Ultimately, you don’t need to be a great leader to effectively disciple someone. There will be moments where the quality of your leadership will indeed impact how much discipleship you can do. If you have not been trained as a leader or have limited leadership experience, you’ll be able to disciple a handful of people. But the better trained you are in leadership and the more experience you have in leading, the more people you will able to disciple.
Leadership experience teaches us things that books and blogs cannot. Being in real-life situations with people and seeking to lead people in various contexts and settings pushes us. These new opportunities and experiences expose us to see where we are weak, which hopefully forces us to get better. It also demonstrates where we are strong, which boosts our confidence and inspires us to engage in leadership even more.
Much like leadership, if you’re going to be someone who disciples many people over a long period of time, you have to be emotionally healthy. Emotional health is understanding how to navigate and manage your emotions.
Most people have certain emotions and feelings, and they react to those feelings. They allow those feelings to govern how they think. They allow their feelings to impact how they make decisions every single day, based upon what the are feeling.
Someone who is emotionally healthy has learned to control themselves in spite of their emotions. We are always going to have various moments of feelings, whether angry, happy, insecure, inadequate… emotions are real. God made us to be emotional creatures. But we do not want our emotions to control us. Instead, we want to react and respond appropriately in every situation, no matter what our feelings or emotions are telling us. We want to navigate every situation we are in with Biblical wisdom and make the right choices in line with what the gospel would expect from us, no matter how we feel in the moment.
Requirements of an Overseer
A qualification set forth for those who seek to be the primary disciples within the local church contexts is set by the Apostle Paul in 1 Timothy 3 (the term elders, pastors, and overseers are all used synonymously and interchangeably in the Scriptures, so I will do the same thing). In order to be the primary disciple-maker of a local congregation, that is the pastor, you must meet the requirements of the overseer.
The Apostle Paul is very clear that the pastors are to be men of high Christian character. The primary shepherd and primary disciple-maker for a local church is the one responsible for shepherding the entire congregation and training other people to be disciple-makers. That person must meet the requirements set forth by the Apostle Paul.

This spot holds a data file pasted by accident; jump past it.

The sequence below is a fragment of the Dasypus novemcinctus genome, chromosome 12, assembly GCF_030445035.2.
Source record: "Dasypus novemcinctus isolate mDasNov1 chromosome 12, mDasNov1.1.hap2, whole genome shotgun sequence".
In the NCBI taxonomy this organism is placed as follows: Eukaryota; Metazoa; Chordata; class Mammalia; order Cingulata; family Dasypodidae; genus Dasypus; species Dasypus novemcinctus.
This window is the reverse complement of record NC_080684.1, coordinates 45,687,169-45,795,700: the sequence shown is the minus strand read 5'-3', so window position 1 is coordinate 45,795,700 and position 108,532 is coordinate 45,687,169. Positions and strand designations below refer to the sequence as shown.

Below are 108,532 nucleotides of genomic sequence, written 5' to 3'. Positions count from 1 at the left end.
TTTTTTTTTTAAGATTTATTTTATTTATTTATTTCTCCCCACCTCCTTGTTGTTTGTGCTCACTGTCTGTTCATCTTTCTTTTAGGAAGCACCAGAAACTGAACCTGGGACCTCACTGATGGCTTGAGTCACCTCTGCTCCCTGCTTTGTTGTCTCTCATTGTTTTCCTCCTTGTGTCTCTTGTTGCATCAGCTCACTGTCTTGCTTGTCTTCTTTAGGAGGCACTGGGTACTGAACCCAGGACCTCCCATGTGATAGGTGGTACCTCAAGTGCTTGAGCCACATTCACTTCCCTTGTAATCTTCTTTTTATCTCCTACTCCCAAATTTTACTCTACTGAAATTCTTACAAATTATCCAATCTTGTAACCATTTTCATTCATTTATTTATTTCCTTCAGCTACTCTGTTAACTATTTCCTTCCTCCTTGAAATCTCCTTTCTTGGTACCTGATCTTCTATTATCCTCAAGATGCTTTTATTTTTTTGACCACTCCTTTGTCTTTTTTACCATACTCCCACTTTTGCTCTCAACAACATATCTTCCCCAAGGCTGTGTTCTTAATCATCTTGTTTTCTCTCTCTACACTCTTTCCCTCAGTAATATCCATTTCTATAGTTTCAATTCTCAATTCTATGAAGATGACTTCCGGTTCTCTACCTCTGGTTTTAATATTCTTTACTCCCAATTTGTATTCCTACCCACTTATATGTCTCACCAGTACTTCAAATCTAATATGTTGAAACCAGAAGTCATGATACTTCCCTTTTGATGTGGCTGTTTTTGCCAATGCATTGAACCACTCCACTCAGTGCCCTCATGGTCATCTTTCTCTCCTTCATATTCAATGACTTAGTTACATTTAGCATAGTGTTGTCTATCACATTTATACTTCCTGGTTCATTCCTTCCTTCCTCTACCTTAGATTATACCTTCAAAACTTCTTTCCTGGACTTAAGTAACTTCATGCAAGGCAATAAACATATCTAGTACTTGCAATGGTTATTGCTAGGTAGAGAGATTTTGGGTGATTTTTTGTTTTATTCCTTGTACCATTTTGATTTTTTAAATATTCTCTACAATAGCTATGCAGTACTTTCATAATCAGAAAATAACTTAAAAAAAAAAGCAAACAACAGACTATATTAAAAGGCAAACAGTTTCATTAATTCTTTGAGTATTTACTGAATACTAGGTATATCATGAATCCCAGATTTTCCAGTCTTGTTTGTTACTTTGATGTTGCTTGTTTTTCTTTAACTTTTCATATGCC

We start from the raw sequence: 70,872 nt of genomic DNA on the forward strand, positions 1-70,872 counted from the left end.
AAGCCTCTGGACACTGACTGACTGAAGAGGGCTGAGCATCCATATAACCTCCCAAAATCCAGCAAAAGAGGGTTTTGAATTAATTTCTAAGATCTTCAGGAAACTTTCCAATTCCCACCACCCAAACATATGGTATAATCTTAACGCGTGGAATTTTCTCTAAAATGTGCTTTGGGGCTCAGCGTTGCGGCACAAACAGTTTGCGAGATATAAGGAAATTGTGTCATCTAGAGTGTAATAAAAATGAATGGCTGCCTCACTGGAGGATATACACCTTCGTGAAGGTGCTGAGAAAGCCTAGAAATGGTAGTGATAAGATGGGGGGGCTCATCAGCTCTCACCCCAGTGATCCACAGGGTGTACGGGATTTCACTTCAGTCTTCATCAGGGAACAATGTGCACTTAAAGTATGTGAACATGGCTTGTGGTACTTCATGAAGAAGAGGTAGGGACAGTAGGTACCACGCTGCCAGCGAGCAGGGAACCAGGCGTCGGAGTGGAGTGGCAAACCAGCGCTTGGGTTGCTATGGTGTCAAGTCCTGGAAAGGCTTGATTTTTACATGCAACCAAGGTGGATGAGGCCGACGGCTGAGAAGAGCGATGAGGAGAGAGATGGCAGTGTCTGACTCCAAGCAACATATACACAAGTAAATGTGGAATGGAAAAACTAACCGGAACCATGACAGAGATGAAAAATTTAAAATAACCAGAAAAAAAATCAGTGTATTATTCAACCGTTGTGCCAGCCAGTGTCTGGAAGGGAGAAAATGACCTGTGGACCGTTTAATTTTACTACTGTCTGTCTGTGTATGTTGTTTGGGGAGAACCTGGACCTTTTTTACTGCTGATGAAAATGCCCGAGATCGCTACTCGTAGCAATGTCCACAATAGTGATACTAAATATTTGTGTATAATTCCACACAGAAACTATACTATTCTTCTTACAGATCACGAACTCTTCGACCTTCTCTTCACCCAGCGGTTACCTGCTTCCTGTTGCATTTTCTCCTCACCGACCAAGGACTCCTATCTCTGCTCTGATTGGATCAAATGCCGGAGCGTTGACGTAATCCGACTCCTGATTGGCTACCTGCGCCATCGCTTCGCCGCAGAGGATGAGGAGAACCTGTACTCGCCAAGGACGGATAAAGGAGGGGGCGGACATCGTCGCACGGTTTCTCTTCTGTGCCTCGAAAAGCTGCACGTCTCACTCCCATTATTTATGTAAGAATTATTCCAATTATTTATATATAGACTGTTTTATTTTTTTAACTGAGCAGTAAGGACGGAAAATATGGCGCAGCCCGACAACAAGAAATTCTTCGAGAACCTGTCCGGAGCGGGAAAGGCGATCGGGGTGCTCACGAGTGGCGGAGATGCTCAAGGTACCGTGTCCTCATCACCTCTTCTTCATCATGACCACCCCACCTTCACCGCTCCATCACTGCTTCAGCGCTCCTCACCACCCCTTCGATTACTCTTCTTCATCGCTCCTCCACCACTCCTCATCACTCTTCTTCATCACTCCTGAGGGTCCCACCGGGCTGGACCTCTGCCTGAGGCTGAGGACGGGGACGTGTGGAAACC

The overseer is a leader of high character. They are the man (or men) who serve as the example for the flock, for the congregation. Let us look at Paul’s requirements in his letter to Timothy:
“This saying is trustworthy: ‘If anyone aspires to be an overseer, he desires a noble work’. 2 An overseer, therefore, must be above reproach, the husband of one wife, self-controlled, sensible, respectable, hospitable, able to teach, 3 not an excessive drinker, not a bully but gentle, not quarrelsome, not greedy. 4 He must manage his own household competently and have his children under control with all dignity. 5 (If anyone does not know how to manage his own household, how will he take care of God’s church?) 6 He must not be a new convert, or he might become conceited and incur the same condemnation as the devil. 7 Furthermore, he must have a good reputation among outsiders, so that he does not fall into disgrace and the devil’s trap.” —1 Timothy 3:1-7 (CSB)
The Apostle Paul makes it very clear that the leaders ought to be people that are self-controlled, that have demonstrated competence, that have good reputations. Also, they live their lives in such a way, (while they are not perfect), that can be emulated and followed by those around them. To be the most effective disciple-maker that you can possibly be, and to be the leader that trains others how to be a disciple-maker, you must meet the qualifications that Paul sets forth.
It is important to note that these qualities are only for the overseers, not for everyone else in the church. If you do not meet these requirements, you should not be an elder in the church, but that should not stop you from being a disciple-maker. You should seek to be the type of person that is qualified to be an elder. But don’t wait until you have accomplished this to be a disciple-maker.
Every Christian from the early days of their faith should seek to help other people in their faith. Every person who loves Jesus should seek to help other people love Jesus and anyone who believes in Jesus should help other people grow in their understanding of the gospel. Not every person is called to be an overseer, but every person is certainly called to be a disciple-maker.
Kenneth E. Ortiz (M.Div.) is a church planting resident at The Grove Church and Ph.D. student at Midwestern Seminary. He has 15+ years of vocational ministry experience. He’s also been a professor at Bethlehem College and adjunct faculty at Spurgeon College. Kenneth lives in Minneola, FL with his wife Malaina, they have two kids.